A week after resigning from Colombia’s senate, influential former president Alvaro Uribe changed his mind on Wednesday, asking his colleagues to ignore his previous request.

Uribe sent his resignation letter last week after he was formally placed under investigation by the Supreme Court for alleged bribery and fraud, writing on Twitter that he felt “morally impeded from being a senator.”

But he was back on that same social media platform on Wednesday asking senate leader Ernesto Macias, a member of his Democratic Center party, to “not take into consideration” his previous resignation.

He said his about-turn was motivated by a desire to let the country’s highest judicial authority investigate the allegations against him.

Had he continued with his resignation, and ceased to be a senator, it would have been a lower court that would have looked into his case.

Uribe added on Twitter that in originally resigning, “it never entered my head that the Supreme Court would not hear the case for which I’m being investigated.”

President from 2002 to 2010, Uribe was only sworn in as a senator less than two weeks ago having garnered the highest number of votes in March’s legislative elections.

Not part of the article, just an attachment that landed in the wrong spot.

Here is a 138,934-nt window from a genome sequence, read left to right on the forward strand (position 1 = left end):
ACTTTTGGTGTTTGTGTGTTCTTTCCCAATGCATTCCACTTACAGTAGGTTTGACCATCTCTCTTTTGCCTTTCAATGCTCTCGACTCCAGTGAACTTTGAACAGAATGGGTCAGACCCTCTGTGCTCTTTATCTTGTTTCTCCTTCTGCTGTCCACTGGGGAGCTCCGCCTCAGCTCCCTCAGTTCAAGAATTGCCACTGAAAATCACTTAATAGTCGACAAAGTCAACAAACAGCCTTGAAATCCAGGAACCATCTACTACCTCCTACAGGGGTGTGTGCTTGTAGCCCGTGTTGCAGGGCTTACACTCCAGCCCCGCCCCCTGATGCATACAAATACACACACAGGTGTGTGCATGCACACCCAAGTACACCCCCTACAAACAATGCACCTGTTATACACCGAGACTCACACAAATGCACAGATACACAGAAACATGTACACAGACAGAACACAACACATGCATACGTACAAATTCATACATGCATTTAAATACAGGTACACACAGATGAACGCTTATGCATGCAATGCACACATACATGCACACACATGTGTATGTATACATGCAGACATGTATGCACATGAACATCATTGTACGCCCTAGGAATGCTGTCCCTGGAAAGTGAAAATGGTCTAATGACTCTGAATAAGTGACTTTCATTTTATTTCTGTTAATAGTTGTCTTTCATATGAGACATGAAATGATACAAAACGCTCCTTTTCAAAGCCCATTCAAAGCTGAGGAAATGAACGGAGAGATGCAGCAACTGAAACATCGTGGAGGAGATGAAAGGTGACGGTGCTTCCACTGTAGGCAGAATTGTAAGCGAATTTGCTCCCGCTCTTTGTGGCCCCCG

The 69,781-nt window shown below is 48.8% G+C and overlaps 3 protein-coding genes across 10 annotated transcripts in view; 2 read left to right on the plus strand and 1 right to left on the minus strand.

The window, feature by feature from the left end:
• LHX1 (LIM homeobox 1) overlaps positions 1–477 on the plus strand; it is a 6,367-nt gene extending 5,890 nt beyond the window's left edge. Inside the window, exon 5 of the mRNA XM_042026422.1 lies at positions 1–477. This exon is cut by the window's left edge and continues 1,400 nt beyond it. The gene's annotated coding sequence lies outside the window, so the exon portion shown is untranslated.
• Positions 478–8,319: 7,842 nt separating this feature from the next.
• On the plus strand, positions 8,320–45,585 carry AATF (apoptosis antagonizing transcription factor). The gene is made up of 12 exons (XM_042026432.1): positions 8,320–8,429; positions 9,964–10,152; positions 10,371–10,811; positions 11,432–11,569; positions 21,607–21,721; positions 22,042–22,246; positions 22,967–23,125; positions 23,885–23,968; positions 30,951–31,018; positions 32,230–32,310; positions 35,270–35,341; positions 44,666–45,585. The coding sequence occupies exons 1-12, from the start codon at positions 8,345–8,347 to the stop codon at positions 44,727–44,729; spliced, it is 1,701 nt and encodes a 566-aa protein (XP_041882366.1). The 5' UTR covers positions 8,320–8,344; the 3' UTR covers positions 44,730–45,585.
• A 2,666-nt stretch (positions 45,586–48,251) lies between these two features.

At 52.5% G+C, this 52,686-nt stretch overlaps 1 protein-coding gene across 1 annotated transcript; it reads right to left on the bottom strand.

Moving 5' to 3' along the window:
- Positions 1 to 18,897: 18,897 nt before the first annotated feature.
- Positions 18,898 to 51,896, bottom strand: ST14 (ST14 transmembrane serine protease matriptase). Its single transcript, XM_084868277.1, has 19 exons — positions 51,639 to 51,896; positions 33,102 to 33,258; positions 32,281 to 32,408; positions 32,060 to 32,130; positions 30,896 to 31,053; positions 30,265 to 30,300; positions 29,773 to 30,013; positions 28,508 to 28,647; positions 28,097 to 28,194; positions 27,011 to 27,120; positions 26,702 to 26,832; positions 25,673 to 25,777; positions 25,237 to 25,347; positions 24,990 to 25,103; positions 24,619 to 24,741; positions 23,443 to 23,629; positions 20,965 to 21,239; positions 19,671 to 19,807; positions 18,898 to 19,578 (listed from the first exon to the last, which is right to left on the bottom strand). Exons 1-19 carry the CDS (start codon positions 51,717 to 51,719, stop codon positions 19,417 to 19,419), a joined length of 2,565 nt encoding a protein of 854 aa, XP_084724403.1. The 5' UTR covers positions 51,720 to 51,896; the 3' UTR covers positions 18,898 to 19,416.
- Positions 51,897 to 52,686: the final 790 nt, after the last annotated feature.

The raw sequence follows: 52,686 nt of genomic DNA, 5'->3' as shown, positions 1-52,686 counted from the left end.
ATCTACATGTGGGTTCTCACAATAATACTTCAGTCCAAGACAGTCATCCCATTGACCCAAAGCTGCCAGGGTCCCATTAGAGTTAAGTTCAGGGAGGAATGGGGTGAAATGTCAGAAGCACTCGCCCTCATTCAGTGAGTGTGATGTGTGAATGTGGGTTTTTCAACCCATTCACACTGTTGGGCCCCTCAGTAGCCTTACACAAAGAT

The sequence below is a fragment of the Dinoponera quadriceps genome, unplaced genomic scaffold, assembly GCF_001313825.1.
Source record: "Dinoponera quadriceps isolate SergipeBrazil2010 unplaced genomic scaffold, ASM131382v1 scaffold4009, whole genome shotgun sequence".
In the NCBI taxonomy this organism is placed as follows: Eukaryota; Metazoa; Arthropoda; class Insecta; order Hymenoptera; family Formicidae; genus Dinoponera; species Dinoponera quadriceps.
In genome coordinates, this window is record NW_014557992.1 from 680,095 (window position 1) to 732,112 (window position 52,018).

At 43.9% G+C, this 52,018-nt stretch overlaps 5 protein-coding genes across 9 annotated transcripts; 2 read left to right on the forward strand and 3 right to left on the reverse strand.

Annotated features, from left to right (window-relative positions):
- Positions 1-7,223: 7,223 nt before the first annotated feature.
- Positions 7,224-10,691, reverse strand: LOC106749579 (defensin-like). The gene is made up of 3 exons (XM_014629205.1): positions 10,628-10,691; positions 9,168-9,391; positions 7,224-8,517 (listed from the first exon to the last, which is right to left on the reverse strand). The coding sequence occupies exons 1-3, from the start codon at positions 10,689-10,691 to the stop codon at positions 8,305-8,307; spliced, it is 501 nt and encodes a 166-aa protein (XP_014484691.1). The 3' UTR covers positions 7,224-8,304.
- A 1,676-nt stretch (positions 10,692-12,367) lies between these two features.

Earlier this year, Uribe made a formal complaint to the Supreme Court against opposition politician Ivan Cepeda, accusing him of a plot to incriminate the ex-president in criminal involvement with right-wing paramilitary groups and witness manipulation.

Those allegations date back to 2012.

Investigators not only rejected the complaint but started investigating Uribe for witness interference.

It was a blow to incoming president Ivan Duque, also a member of Uribe’s right-wing party and who takes office in less than a week.

Duque said last week he was sure his political mentor’s “honour and innocence will prevail.”


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